For Immediate Release, December 6, 2016
Kern County Approves Sprawling 8,000-acre Grapevine Development
Dooms Habitat for Imperiled Wildlife, Worsens Air Quality
BAKERSFIELD, Calif.— The Kern County Board of Supervisors today approved Tejon Ranchcorp’s disastrous Grapevine project, despite criticism from the Center for Biological Diversity about the harm the project will do to wildlife and nearby communities. The 8,000-acre development will straddle the San Joaquin Valley and Tehachapi Mountains and create a new city of up to 12,000 dwelling units and up to 5.1 million square feet of commercial real estate.
The project will destroy habitat for the endangered San Joaquin kit fox, blunt-nosed leopard lizard and threatened San Joaquin antelope squirrel, along with up to 36 other rare and imperiled species.
“The blunt-nosed leopard lizard and San Joaquin antelope squirrel are teetering on the brink of extinction,” said Ileene Anderson, a biologist with the Center. “It’s tragic that the county’s willing to sacrifice these species on the altar of an unsustainable sprawl development.”
At buildout the Grapevine project is expected to generate approximately 200,000 daily vehicle trips. Because of its remote location, most Grapevine residents will drive dozens of miles to employment centers in Bakersfield, Santa Clarita and Los Angeles. The substantial increase in vehicle trips will exacerbate traffic and air pollution.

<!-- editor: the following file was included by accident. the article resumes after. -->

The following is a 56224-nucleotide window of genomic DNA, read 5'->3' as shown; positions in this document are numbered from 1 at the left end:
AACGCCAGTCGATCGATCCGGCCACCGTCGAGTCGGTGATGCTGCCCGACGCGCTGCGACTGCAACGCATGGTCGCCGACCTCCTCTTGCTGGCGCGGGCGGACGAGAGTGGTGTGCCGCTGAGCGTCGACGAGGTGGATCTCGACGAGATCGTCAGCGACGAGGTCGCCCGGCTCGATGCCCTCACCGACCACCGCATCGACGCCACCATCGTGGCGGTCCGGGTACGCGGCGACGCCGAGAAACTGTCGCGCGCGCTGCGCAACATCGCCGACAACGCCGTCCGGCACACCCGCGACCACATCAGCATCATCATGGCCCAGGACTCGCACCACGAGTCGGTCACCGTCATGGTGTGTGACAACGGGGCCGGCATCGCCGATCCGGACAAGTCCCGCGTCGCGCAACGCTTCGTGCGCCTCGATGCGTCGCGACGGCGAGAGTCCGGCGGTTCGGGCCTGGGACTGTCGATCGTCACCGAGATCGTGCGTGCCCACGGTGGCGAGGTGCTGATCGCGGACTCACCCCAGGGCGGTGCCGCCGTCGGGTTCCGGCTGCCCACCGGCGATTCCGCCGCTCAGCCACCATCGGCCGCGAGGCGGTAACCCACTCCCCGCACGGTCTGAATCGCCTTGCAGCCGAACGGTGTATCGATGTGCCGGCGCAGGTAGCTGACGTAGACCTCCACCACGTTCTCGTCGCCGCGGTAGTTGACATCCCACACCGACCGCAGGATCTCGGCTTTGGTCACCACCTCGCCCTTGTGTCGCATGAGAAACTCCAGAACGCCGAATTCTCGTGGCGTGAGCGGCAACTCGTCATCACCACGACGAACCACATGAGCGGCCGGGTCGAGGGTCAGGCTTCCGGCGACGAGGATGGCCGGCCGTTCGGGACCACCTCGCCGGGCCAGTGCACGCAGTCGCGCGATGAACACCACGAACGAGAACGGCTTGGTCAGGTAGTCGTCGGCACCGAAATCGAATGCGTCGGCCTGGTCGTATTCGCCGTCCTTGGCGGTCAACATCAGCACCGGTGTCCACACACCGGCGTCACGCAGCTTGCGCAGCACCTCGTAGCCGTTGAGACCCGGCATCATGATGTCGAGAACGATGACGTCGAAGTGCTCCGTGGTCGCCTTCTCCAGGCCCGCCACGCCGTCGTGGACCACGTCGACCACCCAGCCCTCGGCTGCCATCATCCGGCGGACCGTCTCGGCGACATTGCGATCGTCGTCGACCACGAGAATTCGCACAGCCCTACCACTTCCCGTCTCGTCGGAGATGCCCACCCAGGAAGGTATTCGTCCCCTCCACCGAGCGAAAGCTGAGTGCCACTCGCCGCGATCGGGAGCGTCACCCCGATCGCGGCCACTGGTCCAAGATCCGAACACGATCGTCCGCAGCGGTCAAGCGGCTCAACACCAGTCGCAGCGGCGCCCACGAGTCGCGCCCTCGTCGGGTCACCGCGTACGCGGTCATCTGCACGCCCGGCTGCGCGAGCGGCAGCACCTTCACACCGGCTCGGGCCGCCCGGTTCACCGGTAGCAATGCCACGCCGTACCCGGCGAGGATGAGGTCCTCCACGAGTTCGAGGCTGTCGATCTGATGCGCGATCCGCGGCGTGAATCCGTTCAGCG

“At a time when the residents of Kern County already suffer from some of the worst air pollution in the nation, the county should not be adding to residents’ burden by approving this sprawl,” said J.P. Rose, a Center attorney.
The Center and other environmental groups have raised concerns, in a series of comment letters, that the project’s environmental review did not adequately disclose or mitigate the development’s substantial environmental impacts, as required by the California Environmental Quality Act. During a hearing before the Board Dec. 6, Rose warned that the Grapevine Project contravenes smart-growth principles and will “chip away at California’s natural heritage.”
The Center for Biological Diversity is a national, nonprofit conservation organization with more than 1.1 million members and online activists dedicated to the protection of endangered species and wild places.